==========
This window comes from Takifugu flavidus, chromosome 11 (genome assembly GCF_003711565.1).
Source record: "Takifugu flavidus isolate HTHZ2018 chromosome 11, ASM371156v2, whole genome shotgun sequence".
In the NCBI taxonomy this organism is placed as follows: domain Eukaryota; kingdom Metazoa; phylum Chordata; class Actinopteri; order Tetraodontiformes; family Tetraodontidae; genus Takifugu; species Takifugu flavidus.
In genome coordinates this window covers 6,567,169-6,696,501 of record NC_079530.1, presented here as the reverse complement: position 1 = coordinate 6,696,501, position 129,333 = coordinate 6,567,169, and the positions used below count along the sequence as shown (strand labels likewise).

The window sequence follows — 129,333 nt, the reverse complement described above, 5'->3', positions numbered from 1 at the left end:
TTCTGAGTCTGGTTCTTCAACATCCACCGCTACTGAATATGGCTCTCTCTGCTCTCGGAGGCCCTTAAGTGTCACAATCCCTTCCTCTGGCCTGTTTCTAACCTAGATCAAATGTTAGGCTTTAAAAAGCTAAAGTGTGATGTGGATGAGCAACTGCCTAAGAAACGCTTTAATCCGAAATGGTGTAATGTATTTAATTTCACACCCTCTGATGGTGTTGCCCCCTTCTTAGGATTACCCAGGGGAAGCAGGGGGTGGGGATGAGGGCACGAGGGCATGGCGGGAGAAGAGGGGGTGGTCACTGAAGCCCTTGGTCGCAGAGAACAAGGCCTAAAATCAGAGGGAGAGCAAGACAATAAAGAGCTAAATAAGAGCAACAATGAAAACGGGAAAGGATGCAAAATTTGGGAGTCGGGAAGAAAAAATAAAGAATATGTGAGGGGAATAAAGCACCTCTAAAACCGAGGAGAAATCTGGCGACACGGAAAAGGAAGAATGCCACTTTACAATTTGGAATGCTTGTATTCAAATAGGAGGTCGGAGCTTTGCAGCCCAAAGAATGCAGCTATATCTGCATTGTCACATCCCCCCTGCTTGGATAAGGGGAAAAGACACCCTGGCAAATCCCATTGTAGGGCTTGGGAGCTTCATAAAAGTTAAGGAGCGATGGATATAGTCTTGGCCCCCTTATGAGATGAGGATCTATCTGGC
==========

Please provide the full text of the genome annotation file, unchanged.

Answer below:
This window comes from Takifugu flavidus, chromosome 11 (genome assembly GCF_003711565.1).
Source record: "Takifugu flavidus isolate HTHZ2018 chromosome 11, ASM371156v2, whole genome shotgun sequence".
In the NCBI taxonomy this organism is placed as follows: domain Eukaryota; kingdom Metazoa; phylum Chordata; class Actinopteri; order Tetraodontiformes; family Tetraodontidae; genus Takifugu; species Takifugu flavidus.
In genome coordinates this window covers 6,567,169-6,696,501 of record NC_079530.1, presented here as the reverse complement: position 1 = coordinate 6,696,501, position 129,333 = coordinate 6,567,169, and the positions used below count along the sequence as shown (strand labels likewise).

The window sequence follows — 129,333 nt, the reverse complement described above, 5'->3', positions numbered from 1 at the left end:
TTCTGAGTCTGGTTCTTCAACATCCACCGCTACTGAATATGGCTCTCTCTGCTCTCGGAGGCCCTTAAGTGTCACAATCCCTTCCTCTGGCCTGTTTCTAACCTAGATCAAATGTTAGGCTTTAAAAAGCTAAAGTGTGATGTGGATGAGCAACTGCCTAAGAAACGCTTTAATCCGAAATGGTGTAATGTATTTAATTTCACACCCTCTGATGGTGTTGCCCCCTTCTTAGGATTACCCAGGGGAAGCAGGGGGTGGGGATGAGGGCACGAGGGCATGGCGGGAGAAGAGGGGGTGGTCACTGAAGCCCTTGGTCGCAGAGAACAAGGCCTAAAATCAGAGGGAGAGCAAGACAATAAAGAGCTAAATAAGAGCAACAATGAAAACGGGAAAGGATGCAAAATTTGGGAGTCGGGAAGAAAAAATAAAGAATATGTGAGGGGAATAAAGCACCTCTAAAACCGAGGAGAAATCTGGCGACACGGAAAAGGAAGAATGCCACTTTACAATTTGGAATGCTTGTATTCAAATAGGAGGTCGGAGCTTTGCAGCCCAAAGAATGCAGCTATATCTGCATTGTCACATCCCCCCTGCTTGGATAAGGGGAAAAGACACCCTGGCAAATCCCATTGTAGGGCTTGGGAGCTTCATAAAAGTTAAGGAGCGATGGATATAGTCTTGGCCCCCTTATGAGATGAGGATCTATCTGGC